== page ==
“The retirement landscape is changing, with many workers planning to work past the traditional retirement age of 65,” said Catherine Collinson, president of TCRS, in a written statement. “This new vision of retirement among workers is a tremendous departure from the experiences of those already in retirement. Many retirees stopped working before age 65, largely for reasons outside of their control. Their financial realities serve as a cautionary tale for workers, employers, and policymakers.”

Retirees are also expecting a long retirement of 28 years on average, with 41% expecting a retirement of more than 30 years. But their finances may not be enough to sustain them for that length of time.

Nearly half of all retirees and age 50+ workers (46% vs. 48%) agreed to some extent that they have built a large enough retirement nest egg. Meanwhile, 47% of retirees and 45% of pre-retirees disagree that their savings are sufficient enough.

“Today’s retirees envision spending decades in retirement, albeit with limited savings and means,” said Collinson.

Most retirees are reliant on Social Security and the TCRS survey supports this claim with 89% of retirees indicating that Social Security is one of their current sources of retirement income (compared to 83% of pre-retirees). Additionally, 61% of retirees say Social Security is their primary source of income throughout retirement.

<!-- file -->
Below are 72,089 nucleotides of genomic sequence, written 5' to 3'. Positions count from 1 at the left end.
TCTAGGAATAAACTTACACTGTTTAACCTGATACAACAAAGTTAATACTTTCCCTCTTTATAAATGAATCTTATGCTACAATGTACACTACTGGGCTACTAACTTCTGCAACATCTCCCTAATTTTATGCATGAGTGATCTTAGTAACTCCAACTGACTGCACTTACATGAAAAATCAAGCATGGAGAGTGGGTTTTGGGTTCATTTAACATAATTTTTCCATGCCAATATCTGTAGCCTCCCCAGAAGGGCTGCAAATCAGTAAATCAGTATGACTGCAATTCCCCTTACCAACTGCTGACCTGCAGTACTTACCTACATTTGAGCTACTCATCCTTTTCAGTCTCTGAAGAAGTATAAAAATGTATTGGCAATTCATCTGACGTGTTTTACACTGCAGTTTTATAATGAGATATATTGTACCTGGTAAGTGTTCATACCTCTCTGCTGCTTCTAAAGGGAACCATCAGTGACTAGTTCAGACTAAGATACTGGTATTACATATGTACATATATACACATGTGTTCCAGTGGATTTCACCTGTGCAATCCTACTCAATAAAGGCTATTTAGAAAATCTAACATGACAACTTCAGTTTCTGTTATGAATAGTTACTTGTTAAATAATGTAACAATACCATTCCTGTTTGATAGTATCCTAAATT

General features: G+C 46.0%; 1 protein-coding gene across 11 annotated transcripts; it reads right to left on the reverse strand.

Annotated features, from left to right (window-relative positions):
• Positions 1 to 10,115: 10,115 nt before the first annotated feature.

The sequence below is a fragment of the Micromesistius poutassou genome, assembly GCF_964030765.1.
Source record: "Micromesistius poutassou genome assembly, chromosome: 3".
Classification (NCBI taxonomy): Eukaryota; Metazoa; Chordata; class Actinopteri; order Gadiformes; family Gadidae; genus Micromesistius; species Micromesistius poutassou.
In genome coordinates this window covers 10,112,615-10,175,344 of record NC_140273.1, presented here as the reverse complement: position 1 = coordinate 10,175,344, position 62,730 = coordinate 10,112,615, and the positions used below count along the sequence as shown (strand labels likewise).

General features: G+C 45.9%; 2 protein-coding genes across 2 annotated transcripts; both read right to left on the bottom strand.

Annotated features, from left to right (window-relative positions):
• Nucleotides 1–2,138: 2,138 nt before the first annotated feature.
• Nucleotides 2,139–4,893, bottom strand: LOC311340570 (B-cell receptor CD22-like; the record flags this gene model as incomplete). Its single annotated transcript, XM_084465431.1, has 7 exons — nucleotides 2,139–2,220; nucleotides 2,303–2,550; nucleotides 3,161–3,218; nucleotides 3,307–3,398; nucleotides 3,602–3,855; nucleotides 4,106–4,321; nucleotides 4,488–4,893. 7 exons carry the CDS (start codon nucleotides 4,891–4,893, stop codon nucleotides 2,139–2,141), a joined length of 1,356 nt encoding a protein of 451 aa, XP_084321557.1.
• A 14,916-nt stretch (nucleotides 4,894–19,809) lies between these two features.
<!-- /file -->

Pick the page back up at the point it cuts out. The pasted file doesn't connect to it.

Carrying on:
But for many retirees, a major unexpected expense or the need to pay for long-term care could prove financially devastating, Collinson said.

Though the study does not bother to mention, here is where reverse mortgages may come in handy. Financial planners, in touting the benefits of reverse mortgages, have highlighted the ability to delay claiming Social Security benefits, as well as drawing from other assets like IRAs and 401(k)s.

“Using a reverse mortgage is no longer just for the cash poor and house rich,” said Jamie Hopkins, an associate professor of taxation at The American College in Bryn Mawr, Pa., in a Forbes article earlier this year. “Instead, reverse mortgages can be used strategically as one part of a retirement income plan designed to build a buffer against sequence of returns risk early in retirement, help defer Social Security benefits or reduce cash outflow from traditional mortgage payments.”

Another indicator of the shifting retirement landscape, retirees (42%) are more likely to cite income from a company-funded pension plan than age 50+ workers (31%), according to the TCRS survey. On the other hand, age 50+ workers are more likely than retirees (67% vs. 37%) to expect income from self-funded retirement accounts such as 401(k)s, 403(b)s and IRAs.